Until recently, the connection between aging and DNA repair has rested on two classes of observation.
First, DNA damage and unrepaired double-strand breaks (DSBs) accumulate with age.
Second, several defects in DNA repair genes are associated with early onset of age-related diseases and other signs of premature aging.
Now, a third link has emerged.
The mechanisms by which cells repair DSB damage can change dramatically with age, shifting from simpler end-joining processes in younger organisms to homologous mechanisms in which missing genetic information is restored through use of a template.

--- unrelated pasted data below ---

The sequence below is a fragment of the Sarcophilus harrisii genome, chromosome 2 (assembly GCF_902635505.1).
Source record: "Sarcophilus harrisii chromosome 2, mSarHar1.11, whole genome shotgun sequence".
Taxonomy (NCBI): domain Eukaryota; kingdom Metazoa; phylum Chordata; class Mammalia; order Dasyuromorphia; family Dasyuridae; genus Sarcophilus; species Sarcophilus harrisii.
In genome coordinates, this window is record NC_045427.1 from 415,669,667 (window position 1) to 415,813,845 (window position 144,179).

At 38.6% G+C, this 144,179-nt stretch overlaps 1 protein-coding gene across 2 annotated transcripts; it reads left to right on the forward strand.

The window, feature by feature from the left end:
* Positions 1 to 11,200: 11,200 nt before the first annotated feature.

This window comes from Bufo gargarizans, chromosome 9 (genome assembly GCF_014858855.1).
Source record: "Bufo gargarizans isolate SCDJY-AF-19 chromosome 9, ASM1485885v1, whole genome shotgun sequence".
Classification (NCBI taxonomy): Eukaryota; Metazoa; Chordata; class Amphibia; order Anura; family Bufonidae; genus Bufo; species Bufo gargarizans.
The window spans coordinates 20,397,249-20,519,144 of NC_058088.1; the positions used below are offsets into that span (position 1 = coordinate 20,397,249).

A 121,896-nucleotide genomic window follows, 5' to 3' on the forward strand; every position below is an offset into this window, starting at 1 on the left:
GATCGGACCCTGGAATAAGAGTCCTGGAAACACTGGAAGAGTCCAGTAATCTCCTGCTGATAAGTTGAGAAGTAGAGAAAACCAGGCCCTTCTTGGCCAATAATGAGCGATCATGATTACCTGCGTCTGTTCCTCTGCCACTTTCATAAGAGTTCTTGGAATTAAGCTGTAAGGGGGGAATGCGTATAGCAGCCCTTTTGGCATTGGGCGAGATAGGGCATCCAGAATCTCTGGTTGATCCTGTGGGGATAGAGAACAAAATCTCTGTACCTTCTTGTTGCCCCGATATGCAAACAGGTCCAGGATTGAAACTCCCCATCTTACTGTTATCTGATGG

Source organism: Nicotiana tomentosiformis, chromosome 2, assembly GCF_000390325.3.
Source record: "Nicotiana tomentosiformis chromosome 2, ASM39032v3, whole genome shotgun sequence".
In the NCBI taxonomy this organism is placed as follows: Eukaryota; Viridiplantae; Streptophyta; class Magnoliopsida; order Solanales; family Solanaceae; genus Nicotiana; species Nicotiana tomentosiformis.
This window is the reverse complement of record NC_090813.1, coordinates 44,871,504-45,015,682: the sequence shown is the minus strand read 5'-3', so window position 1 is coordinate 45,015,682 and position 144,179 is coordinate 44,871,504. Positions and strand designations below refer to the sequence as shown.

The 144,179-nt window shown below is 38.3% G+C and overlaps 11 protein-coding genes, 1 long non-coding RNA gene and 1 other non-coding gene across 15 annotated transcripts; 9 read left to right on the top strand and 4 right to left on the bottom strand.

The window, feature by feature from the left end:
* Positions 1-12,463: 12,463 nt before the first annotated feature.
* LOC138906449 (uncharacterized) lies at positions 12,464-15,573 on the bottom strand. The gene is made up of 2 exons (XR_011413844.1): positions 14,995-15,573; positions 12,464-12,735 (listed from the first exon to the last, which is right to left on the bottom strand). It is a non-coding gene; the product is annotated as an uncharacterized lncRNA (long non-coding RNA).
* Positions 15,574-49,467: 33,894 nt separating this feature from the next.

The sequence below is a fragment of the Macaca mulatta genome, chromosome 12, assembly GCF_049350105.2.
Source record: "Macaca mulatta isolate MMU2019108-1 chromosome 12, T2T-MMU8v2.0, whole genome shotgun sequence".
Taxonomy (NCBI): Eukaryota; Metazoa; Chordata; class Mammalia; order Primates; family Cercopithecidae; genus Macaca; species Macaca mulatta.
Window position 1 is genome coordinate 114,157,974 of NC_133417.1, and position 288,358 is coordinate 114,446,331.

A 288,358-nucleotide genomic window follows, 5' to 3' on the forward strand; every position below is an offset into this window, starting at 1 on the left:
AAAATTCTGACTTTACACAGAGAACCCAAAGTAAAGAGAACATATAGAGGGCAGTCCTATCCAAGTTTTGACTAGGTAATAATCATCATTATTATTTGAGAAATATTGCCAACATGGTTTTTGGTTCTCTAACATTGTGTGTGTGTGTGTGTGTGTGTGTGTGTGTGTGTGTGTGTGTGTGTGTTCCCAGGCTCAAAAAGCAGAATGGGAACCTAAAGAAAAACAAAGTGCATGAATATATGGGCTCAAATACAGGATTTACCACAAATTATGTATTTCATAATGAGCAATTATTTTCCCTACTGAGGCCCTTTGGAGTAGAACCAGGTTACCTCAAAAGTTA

So far this third link between aging and DNA repair has only been observed in a small number of experimental systems, and cannot yet claim the generality of the other two.
Experimental study on this third link could be found in the source article.